For the past few weeks, Congress has been attempting to agree on a spending bill to avoid a government shutdown. With only a few hours to spare, congressional negotiators reached an agreement that could end up funding the government through September.
The government is forced to shut down when Congress can’t come to an agreement on a spending bill. Now, a “shutdown” might seem a little scary, but it doesn’t mean that the entire government powers down.
When the government shuts down, portions of the government that are federally funded such as national parks or zoos, cease their operations entirely. Other sectors, such as the Department of Defense and Homeland Security, remain partially open. Employees working for sectors that shut down entirely are furloughed, or given a leave of absence without pay.
In the event that Congress and the White House can’t come to an agreement, passing a short-term bill would allow the government to stay open while a bill is still in the works.
Tension and debate
President Donald Trump’s demands to fund construction of a border wall, along with numerous cuts in funding for programs such as Planned Parenthood, caused the tensions to rise between Democrats and Republicans. Fortunately, Trump was able to set aside his demands this time, allowing Congress to reach an agreement and pass a short-term bill.
This short-term bill includes $12.5 billion in military defense funding, $1.5 billion for border security and doesn’t block funding for Planned Parenthood or sanctuary cities. Democrats have stressed that none of the money intended for border security will go toward funding the construction of a border wall.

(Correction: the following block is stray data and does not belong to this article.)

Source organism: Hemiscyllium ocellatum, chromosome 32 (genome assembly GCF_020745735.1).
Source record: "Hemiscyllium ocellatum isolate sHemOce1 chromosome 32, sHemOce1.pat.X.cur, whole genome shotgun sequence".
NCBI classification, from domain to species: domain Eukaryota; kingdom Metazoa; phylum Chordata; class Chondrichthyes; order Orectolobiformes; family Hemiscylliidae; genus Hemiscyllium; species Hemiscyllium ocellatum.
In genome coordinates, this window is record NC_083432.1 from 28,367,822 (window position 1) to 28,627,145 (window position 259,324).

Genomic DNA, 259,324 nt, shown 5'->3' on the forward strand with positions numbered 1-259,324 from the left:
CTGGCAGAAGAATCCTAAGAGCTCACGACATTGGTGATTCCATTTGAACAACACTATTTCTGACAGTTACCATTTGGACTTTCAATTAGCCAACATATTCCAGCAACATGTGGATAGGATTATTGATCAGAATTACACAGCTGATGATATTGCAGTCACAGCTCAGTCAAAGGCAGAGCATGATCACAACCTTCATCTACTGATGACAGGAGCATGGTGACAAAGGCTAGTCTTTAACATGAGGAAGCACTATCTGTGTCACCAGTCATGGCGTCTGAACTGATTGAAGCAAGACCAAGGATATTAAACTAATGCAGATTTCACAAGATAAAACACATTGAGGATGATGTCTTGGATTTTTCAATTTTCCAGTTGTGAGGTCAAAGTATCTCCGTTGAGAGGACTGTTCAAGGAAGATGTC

But while the short-term bill may seem like a solution, it is only temporary.
What happens in a week?
The short term spending bill only keeps the government in action for one more week. By May 6, lawmakers have to come to an agreement on a larger $1 trillion deal to fund government operations until the end of the fiscal year — Sept. 30.
Unfortunately, even if Congress is able to keep the government funded all the way to the end of the fiscal year, this situation will most likely show up again in the fall. If Trump makes similar demands for the next fiscal year, members of Congress will be stuck in the same situation they were in these past few weeks, causing everyone to be on shutdown watch all over again.
The short-term bill is a temporary solution to a potentially recurrent problem. Trump’s demands for a border wall and the defunding of Planned Parenthood will constantly create tensions between members of Congress and create situations like this in the future. Congress and the White House need to come to some sort of agreement on funding because short-term spending bills won’t always save the day.
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